brought a sizable portion of the'
world's finest musical artists to
Ann Arbor.
Gail Rector, director of the So-
ciety, feels that more students
ought to be aware of the group's
singular history.
He once said, "Since the con-1
certs are not required programs,E
it falls upon the individual to be
receptive to presentations by the2
world's greatest artists."
The choral union series will be-
gin Oct. 4 with Metropolitan
Opera bass George London. Two
weeks later, the Roger Wagner
Chorale will perform.
Boston Symphony
The Boston Symphony orches-
tra, long a feature of the series,
will play Oct. 22 at 2:30 p.m. This
will be the second of two con-
certs presented by the group on
Homecoming weekend.
The first, a special concert, will
be Oct. 21. Charles Munch will
conduct both concerts.
The Berlin Philharmonic, which
will tour the United States with
its conductor Herbert Von Kara-
jan, will play at the University
Nov. 3.
A Philippine song and dance
company, Bayanhin, one of the
groups to take advantage of the
auditorium's curtain and new
lighting techniques, will be here
three days later.
Noted violinist Yehudi Menuhin
will play an afternoon concert on
Nov. 12.
* Soviet Soprano
Soviet soprano Galina Vishnev-
skaya of the Bolshoi Opera, will
make her first appearance at the
University Nov. 21.
Another Soviet artist giving his
first University performance will
TT'S First
11OOKS
N.PRICES
You Prefer
ORTH UNIVERSITY

-'--ed pianist Emil Gilels onj
Feb. 13.
" er first for the concert
series will be the afternoon con-
cert of the Minneapolis Symphony
Orchestra with its new conductor,
Stanislaw Skrowaczewski on March
4.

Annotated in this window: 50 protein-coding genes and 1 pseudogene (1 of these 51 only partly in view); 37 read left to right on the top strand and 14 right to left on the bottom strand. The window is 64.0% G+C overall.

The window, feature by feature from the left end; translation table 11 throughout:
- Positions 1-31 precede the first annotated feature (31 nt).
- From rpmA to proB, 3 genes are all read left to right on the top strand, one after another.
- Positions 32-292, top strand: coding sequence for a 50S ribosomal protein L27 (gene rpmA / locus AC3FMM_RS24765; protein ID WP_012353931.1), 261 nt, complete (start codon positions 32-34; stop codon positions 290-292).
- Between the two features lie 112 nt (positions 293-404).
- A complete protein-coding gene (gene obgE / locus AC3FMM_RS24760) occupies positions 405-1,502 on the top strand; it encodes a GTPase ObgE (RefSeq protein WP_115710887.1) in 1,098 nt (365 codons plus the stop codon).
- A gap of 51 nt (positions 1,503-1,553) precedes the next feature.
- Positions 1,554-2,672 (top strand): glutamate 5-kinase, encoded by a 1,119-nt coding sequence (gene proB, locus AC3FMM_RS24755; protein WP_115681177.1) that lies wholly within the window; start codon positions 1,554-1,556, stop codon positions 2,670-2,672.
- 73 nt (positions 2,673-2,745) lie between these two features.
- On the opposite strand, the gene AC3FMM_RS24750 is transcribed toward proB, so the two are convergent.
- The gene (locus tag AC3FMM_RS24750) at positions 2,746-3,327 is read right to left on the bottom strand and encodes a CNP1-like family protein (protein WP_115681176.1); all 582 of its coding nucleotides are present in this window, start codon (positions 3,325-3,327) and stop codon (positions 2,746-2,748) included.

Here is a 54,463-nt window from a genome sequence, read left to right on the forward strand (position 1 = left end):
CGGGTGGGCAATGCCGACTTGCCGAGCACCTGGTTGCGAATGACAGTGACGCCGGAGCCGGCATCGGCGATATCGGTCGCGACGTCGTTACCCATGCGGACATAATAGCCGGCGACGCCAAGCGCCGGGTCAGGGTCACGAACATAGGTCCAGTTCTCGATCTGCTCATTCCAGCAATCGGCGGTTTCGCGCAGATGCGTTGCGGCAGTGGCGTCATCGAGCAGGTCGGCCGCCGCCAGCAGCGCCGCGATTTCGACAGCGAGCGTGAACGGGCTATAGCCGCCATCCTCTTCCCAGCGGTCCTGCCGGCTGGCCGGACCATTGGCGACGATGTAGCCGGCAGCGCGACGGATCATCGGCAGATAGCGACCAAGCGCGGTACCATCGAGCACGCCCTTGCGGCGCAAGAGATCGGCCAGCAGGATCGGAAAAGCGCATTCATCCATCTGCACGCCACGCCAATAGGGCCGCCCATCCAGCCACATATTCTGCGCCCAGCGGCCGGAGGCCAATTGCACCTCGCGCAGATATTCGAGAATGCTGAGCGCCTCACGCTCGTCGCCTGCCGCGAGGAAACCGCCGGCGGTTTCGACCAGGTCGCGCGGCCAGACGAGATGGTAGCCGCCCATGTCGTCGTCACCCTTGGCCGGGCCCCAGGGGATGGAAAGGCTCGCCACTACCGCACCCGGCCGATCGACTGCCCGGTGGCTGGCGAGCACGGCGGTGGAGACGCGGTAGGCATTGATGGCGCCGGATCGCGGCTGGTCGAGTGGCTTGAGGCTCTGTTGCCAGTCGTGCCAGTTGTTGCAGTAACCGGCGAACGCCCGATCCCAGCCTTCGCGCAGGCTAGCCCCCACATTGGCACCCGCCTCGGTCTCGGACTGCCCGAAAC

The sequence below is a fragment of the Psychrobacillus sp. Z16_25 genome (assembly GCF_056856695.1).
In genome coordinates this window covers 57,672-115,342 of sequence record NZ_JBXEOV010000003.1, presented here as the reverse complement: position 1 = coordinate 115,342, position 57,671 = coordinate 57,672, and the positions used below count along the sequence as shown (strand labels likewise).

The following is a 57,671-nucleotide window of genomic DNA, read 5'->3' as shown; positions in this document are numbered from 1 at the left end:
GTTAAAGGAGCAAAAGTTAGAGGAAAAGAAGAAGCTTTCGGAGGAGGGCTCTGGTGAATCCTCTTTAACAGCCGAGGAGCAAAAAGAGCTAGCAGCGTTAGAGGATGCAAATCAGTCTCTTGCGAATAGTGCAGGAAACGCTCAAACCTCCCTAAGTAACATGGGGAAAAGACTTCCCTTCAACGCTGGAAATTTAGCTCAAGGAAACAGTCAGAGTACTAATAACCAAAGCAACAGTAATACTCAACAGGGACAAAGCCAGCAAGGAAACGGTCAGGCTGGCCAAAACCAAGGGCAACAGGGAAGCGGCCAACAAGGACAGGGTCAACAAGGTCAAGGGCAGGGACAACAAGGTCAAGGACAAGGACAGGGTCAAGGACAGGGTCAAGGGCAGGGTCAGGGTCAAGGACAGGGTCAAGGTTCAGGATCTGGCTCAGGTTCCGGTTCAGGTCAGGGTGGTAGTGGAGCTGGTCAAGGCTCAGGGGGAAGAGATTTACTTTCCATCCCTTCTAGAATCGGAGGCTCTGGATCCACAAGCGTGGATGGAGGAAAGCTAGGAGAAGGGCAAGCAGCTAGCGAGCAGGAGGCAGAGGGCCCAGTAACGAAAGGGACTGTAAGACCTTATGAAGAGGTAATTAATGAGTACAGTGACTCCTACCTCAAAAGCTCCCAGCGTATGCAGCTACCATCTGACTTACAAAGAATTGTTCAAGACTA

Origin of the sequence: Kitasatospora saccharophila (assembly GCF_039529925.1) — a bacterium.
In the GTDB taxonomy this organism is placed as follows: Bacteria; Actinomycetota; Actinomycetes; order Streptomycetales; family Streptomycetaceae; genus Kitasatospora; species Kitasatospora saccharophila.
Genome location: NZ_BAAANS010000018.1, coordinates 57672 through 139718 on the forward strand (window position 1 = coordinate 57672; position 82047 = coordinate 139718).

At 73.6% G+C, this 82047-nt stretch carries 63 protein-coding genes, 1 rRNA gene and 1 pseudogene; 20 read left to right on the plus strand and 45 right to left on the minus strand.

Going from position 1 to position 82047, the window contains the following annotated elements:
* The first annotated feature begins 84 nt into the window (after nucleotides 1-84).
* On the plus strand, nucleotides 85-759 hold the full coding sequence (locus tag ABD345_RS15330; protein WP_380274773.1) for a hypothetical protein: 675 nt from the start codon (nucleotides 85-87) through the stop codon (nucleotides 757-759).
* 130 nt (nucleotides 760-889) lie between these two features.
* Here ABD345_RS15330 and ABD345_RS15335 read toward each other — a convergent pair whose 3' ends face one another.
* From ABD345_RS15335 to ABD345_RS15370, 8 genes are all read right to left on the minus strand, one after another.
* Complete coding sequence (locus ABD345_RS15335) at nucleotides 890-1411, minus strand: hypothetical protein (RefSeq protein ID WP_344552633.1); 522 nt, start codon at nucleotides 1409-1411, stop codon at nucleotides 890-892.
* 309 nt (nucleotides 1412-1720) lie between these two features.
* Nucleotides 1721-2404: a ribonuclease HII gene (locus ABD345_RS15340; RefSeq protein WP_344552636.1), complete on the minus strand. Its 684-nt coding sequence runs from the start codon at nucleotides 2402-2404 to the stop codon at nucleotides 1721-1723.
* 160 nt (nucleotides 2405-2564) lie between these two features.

The series will be completed with
a performance of the American
Ballet Theatre March 24.
The Musical Society will also
present five concerts as its extra
concert series.
Polish Group
A Polish song and dance group
of 100, will make first use of the
pit facilities on Oct. 24.
George Szell will conduct theI
Ceveland Symphony' orchestra in
its Nov. 16 performance at the
University.
Arthur Fiedler will lead the
Boston Pops Tour Orchestra in
an afternoon concert Feb. 18.
Finishing the series will be Met-
ropolitan Opera star soprano Leon-
tyne Price, March 12. -
Another feature of the concert
season will be the return of the
Philadelphia orchestra for the
69th annual May Festival. Soloists
yet to be announced, the festival

will consist of six concerts by the
Philadelphia group, some of them
conducted by the regular con-
ductor Eugene Ormandy with
guest artists wielding the baton
for the remainder.
Another annual University pres-
entation will be two performances
of the Messiah Dec. 2 and 3. The
Dec. 3 concert will be in the
afternoon.
Soloists soprano Ilona Kom-
brink, contralto Lili Chookasian,
tenor Richard Miller, bass Ara
Berberian and organist Mary Mc-
Call Stubbins will join forces with
the Choral Union chorus and the
University Symphony Orchestra
under the direction of Lester Mc-
Coy for the annual presentation
of this Handel Oratorio.
There will also be a Chamber
Music Festival. The New York Pro
Musica will start the festival with
an afternoon performance on Oct.
29. Another of the chamber con-
certs will be classical folk-singer
Richard Dyer Benett, Jan. 13.
There will also be three suc-
cessive concerts in this series, Feb.
23, 24 and 25 featuring the Jul-
liard String Quartet, the Eger
Players, and the Beaux Arts Trio.

STRING QUARTET-The University Musical Society has succeeded in bringing to the campus some
of the world's outstanding artists. Last season was no exception as the program included the
Budapest String Quartet.

t